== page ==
There’s been important progress on a project that will build a carfree path on a six-mile stretch of an abandoned railroad line between Hillsboro, Cornelius and Forest Grove. The Council Creek Regional Trail has been a dream for decades and planning began in earnest after Metro published a master plan in 2015. Now Washington County has opened an open house for the project and hopes to add public feedback to ongoing discussions about the project by local elected officials and agency staff via various advisory committees.
On March 20th, the project’s Elected Officials Steering Committee (EOSC) decided on an alignment for the project. They’ve chosen to run a public path ride along the center of the existing railroad right-of-way. The path itself will vary between 10 and 16-feet or so (depending on the segment) and it will feel very similar to other regional paths like the nearby Banks-Vernonia State Trail.
The alignment is just a quarter-mile north of Tualatin-Valley Highway, a major east-west arterial that has a terrible record of traffic deaths and injuries. While there are many efforts afoot to make TV Hwy safer and its transit offerings, TriMet also wants to make sure the rail corridor — and its full 60-feet of usable right-of-way — will also be available for them to extend the MAX from Hillsboro in the future.
At the January 23rd meeting of the EOSC, TriMet’s Director of Government Relations Tom Markgraf said, “I think you all know, TriMet’s interested. When a corridor becomes available, it’s really important to grab it quick and hold it for the future, and make sure that any improvements you make don’t jeopardize the ability to turn it into a transit corridor later on.” Metro Councilor Juan Carlos Gonzalez echoed that sentiment. “I think it is important for us to be able to act swiftly; to be able to preserve that future opportunity,” he said. “There’s strong alignment at Metro with this project.”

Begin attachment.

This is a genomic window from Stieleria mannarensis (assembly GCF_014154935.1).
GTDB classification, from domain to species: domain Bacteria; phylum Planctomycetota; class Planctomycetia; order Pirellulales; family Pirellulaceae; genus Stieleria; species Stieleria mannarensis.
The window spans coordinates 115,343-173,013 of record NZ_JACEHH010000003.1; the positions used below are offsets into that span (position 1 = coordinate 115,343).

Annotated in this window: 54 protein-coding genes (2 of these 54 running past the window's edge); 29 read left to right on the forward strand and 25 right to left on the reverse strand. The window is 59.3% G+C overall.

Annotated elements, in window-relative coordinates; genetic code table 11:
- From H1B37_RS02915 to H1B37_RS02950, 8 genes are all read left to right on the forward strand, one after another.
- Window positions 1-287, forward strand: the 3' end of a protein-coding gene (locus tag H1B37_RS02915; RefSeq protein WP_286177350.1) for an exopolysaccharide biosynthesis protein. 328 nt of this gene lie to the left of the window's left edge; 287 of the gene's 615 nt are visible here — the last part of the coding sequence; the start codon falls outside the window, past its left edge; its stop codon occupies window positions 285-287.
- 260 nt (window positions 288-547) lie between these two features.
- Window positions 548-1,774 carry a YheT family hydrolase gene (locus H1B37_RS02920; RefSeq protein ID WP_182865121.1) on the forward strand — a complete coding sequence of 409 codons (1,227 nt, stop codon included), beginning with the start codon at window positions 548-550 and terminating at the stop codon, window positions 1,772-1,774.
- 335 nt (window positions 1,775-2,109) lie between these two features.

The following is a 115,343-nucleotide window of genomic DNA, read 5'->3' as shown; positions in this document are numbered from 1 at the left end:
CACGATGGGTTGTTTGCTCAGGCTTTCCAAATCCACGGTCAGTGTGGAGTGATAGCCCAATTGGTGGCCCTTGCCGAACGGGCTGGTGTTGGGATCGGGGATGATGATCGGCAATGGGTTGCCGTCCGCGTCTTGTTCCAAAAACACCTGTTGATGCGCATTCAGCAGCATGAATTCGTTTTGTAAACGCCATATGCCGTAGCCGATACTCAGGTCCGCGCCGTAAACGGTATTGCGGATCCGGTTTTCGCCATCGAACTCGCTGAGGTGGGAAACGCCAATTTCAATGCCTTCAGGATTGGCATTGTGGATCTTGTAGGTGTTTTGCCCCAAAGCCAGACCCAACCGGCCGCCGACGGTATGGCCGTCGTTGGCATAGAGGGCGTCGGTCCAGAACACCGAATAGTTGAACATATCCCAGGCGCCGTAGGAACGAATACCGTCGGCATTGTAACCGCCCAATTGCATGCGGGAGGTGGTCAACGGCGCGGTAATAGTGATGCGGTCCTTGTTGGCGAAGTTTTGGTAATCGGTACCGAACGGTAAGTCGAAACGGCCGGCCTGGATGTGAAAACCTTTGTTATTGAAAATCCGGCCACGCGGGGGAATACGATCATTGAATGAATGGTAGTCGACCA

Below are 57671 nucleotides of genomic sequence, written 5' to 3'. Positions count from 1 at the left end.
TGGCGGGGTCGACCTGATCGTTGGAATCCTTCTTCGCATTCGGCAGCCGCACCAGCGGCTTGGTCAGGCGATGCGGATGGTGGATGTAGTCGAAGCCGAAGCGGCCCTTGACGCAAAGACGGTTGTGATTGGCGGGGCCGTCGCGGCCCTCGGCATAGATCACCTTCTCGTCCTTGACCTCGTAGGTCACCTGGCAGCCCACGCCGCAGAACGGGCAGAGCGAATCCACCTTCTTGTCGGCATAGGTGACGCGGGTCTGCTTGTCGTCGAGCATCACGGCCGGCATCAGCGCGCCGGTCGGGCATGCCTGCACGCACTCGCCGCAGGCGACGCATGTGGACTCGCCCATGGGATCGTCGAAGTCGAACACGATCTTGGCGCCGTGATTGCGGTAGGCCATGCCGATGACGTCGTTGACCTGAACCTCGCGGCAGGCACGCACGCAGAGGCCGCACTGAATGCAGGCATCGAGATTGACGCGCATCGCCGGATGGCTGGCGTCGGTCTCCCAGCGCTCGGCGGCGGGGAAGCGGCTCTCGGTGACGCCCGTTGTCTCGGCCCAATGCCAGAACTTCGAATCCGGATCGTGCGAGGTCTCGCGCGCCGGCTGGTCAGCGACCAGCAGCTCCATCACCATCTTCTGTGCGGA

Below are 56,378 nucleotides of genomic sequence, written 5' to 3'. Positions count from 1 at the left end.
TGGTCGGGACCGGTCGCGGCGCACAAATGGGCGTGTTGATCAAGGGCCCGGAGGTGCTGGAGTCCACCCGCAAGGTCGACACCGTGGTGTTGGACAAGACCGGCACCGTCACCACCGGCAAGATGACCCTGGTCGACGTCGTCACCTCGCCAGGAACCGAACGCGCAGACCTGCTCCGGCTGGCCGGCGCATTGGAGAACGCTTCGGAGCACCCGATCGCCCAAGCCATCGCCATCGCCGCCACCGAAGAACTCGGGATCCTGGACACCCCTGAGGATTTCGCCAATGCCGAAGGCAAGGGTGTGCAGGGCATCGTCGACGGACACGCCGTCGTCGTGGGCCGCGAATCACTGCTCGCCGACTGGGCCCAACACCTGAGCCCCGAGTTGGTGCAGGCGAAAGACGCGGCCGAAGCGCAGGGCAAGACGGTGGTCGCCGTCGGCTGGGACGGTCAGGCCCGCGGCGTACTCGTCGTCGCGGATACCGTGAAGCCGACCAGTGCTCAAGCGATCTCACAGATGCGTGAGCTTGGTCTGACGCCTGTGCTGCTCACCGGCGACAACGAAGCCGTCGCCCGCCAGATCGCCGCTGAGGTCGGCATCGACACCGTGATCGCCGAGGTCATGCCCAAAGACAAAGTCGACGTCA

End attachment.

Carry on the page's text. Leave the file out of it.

But any MAX extension is a long way off. The near-term plans are for a walking and rolling path that spur active travel and community development along the entire corridor (and also offer people an alternative to TV Hwy.) So far, $19 million has been committed to the project and the total price tag is estimated at around $28 million.
While the corridor is already designated as a high capacity transit route in Metro’s Regional Transportation Plan, there are already signs that some people who live along it will oppose any public access.
At that January meeting, Washington County Planner Julie Sosnovske revealed her team has heard that an attorney has already sent letters to people who live adjacent to the rail corridor, “Telling them that they may have reversionary rights and telling them that the right‐of‐way is theirs.” “We don’t believe that’s true; we believe that ODOT owns the right‐of‐way, but there are people receiving advice from an attorney and being signed on to a lawsuit,” Sosnovske continued.
It will be very interesting to see how this project evolves in the coming months and years. For now, you should consider spending a few minutes with the online open house and be sure to click to the last part where Washington County asks for your specific feedback about how you’d use the trail, what type of features you’d like to see, where trail access points should go, and so on. Comments will be accepted through May 14th.
If all goes according to plan, the project will finish design and engineering in 2024 and construction would begin in 2025. Washington County says they are shooting for an opening date in 2029.